Hexomancy was written twice as quickly as any novel I’ve written before, and I think the first draft was stronger that any other, as well, partially thanks to the accumulation of experience, but also due to the power of momentum. After the first couple of days, I was averaging 2,800 to 3,300 words a day in two sessions a day of around 45 minutes to 60 minutes each.

Here are some factors that went in to my being able to write a complete, if short, draft in just over a month of calendar time.

1) Hexomancy was the fourth Ree Reyes story, following two novels and a novella. By now, I know the characters, they have pre-existing relationships that I can leverage into lots of tension and sparks, making interpersonal scenes zoom along fairly well. I had a clear vision of what the big concept for the novel was, what the major sub-plot would be, and what the big, explosive ending would be. Those all got me very excited to write the novel, so I started with a ton of energy, writing 15K words in the first week.

2) The series is designed to be light, energetic, and action-packed urban fantasy. Much of the setting is our own world, and most of the rest of the setting I’d already created in previous books in the series. This means I didn’t have to do much world development on top of what I already had, which might slow me down as I have to create whole new systems or settings before moving on with a scene. I broke down the new settings during the outline stage, so I knew enough about each of them to flesh them out on the fly as I wrote. If I were writing sociological SF that was light on action and long on politics, I don’t think I’d have been writing anywhere near as fast. But the important thing was that I was passionate about the story, the characters, and I knew what kind of experience I wanted the reader to have with the story, so I could write to that aesthetic.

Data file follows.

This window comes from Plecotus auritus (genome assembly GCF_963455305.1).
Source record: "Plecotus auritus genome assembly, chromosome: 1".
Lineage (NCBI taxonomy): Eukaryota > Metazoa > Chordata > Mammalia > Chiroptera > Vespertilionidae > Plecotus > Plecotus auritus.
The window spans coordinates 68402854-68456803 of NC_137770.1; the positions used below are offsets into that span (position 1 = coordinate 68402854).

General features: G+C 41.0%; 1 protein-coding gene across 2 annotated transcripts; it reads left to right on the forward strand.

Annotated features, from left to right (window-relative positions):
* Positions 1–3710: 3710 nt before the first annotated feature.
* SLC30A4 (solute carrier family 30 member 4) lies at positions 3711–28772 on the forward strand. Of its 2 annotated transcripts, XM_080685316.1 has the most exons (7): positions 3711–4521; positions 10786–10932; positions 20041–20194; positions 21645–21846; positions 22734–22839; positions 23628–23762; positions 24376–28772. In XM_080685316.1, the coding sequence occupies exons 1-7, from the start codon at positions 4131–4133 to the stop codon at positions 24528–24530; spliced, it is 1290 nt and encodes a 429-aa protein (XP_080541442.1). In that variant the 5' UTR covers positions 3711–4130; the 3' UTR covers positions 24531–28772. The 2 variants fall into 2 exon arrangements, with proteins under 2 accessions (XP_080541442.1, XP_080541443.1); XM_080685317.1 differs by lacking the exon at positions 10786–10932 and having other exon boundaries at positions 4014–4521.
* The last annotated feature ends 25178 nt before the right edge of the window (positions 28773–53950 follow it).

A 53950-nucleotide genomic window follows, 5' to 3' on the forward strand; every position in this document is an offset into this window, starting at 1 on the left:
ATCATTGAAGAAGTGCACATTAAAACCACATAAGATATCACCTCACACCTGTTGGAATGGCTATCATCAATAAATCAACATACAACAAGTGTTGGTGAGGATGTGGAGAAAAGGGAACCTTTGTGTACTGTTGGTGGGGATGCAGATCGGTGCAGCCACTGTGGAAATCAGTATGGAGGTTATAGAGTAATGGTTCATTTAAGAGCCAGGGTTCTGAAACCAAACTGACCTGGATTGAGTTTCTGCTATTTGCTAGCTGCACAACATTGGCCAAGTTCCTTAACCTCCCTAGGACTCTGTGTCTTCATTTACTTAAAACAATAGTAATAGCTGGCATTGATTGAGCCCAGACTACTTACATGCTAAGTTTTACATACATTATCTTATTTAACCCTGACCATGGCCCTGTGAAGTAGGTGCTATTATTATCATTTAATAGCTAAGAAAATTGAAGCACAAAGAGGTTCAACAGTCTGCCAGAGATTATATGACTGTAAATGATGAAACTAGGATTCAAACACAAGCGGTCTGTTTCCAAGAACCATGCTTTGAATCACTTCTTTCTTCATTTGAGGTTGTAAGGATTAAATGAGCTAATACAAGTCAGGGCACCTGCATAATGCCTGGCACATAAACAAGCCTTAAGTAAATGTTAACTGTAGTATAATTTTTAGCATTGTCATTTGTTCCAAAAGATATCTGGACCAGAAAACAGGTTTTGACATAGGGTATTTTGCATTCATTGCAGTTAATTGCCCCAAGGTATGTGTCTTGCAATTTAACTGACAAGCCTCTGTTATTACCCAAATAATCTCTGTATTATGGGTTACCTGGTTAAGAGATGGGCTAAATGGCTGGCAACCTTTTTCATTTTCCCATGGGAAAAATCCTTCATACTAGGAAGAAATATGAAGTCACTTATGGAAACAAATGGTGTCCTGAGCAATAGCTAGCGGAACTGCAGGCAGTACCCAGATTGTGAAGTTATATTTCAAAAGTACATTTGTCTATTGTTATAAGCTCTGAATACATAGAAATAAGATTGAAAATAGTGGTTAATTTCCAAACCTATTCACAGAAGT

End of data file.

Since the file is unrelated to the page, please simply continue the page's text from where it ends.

3) Most importantly (for me), I outlined the whole novel before I started writing. This was a chapter-by-chapter outline, though some of my chapters were more like beats, as I discovered going through and seeing places where a beat was a chapter, or a chapter turned out to be just a beat. I’ve been outlining more and more for my work, between reading Rachel Aaron’s 2K to 10K, following Chuck Wendig’s TerribleMinds, and perhaps most importantly, taking the Writing on the Fast Track class with Mary Robinette Kowal, which focused on writing fast by outlining and training for better discipline.

4) Writing quickly meant that I always had the story in mind. I was always excited about the story, even on the days when I consciously stepped away to relax and let myself recovery. But I never spent too much time away from the novel, writing six days a week, usually twice a day. And I always left myself clues at the end of any session as to what was going to happen next, by leaving the outline/beats at the bottom of my Scrivener document. That meant that whenever I started a session, I could take three to five minutes to read what I’d last written and to remind myself what was coming next. And from there, it was off to the races.

5) I used a writing soundtrack – this is something I have done for years, and it helps me get into the right frame of mind. If you’re curious, here’s the playlist I used for Hexomancy.